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POP MUSIC REVIEW : Singer-Songwriter Griffith Is All Grown Up

February 25, 1988|STEVE HOCHMAN

To twist Bob Dylan's line, Texas-bred singer-songwriter Nanci Griffith looks and speaks like a little girl but she writes, sings and performs just like a mature, thoughtful woman, as she proved Tuesday at the Roxy.

Griffith's songs make fine use of both her voice (at times reminiscent of Emmylou Harris) and her writerly sense of time and place, reflecting her love for such Southern authors as Larry McMurtry and Eudora Welty, while she charmed the enthusiastic crowd with between-song stories and reflections that would hold their own alongside those of Russell Baker.

As the title of her opening song put it, Griffith is a delightful chronicler of "The Lone Star State of Mind."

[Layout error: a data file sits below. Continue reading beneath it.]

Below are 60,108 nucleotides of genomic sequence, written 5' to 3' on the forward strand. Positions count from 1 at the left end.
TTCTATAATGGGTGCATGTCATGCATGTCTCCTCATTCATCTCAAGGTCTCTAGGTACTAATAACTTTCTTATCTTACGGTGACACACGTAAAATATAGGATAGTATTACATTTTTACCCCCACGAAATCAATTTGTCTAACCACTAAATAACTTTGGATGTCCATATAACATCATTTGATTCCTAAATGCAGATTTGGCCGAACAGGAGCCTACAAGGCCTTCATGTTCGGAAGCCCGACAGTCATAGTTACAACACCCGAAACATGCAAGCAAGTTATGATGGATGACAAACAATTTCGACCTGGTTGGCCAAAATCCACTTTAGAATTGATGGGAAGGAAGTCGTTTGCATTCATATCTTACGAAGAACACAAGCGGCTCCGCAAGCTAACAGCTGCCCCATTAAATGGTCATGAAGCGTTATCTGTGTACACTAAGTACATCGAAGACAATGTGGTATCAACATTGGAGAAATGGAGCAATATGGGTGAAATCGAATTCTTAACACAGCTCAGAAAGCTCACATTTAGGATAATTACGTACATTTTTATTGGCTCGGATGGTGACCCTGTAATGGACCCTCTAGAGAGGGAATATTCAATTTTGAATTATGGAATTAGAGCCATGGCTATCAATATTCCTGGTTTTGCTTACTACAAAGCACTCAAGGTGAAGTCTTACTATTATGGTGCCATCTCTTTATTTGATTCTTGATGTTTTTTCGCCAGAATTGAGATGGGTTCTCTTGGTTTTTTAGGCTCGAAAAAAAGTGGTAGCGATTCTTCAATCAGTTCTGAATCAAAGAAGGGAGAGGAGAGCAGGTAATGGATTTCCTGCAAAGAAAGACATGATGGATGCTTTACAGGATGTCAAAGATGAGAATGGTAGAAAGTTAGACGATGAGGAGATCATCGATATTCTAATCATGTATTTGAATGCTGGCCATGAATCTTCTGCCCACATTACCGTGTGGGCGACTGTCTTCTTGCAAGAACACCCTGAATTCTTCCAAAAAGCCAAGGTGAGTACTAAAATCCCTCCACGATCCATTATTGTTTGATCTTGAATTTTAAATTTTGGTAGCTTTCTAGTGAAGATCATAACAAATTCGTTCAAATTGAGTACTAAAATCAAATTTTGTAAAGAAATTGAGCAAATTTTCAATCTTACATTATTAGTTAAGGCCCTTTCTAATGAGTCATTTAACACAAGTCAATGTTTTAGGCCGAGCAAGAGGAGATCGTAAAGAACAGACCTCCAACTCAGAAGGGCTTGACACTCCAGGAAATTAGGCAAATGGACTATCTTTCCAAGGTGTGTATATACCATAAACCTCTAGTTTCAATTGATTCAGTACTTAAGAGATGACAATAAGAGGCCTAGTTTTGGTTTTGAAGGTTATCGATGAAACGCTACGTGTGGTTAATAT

But for all her little girl looks and literary leanings, Griffith should not be written off as a country Suzanne Vega. This is a woman who grew up in honky-tonks, and Tuesday--with backing from her four-piece Blue Moon Orchestra--she offered a range of styles from gorgeous, wistful folk ("Little Love Affairs," the title song from her current album) to charged-up country-rock. What's more, all the songs pass the ultimate test of country music: They'd sound great coming from a radio in a pickup truck cruising down the Texas Panhandle.

As would the music of opening band New Grass Revival, a long-standing, progressive country favorite fronted by mandolinist Sam Bush--though it's not clear how the truck's driver would take to the quartet's eclecticism. Essentially an acoustic country-rock outfit with well-developed bluegrass chops, the Revival's set included winning stabs at country gospel (featuring the astounding voice of bassist John Cowan), Celtic flavored instrumentals (written by banjoist Bela Fleck) and even a couple of dabs of reggae (blue ganja ?). And for the coup de blue gras : a surprisingly punchy and soulful encore of Marvin Gaye's "Ain't That Peculiar."

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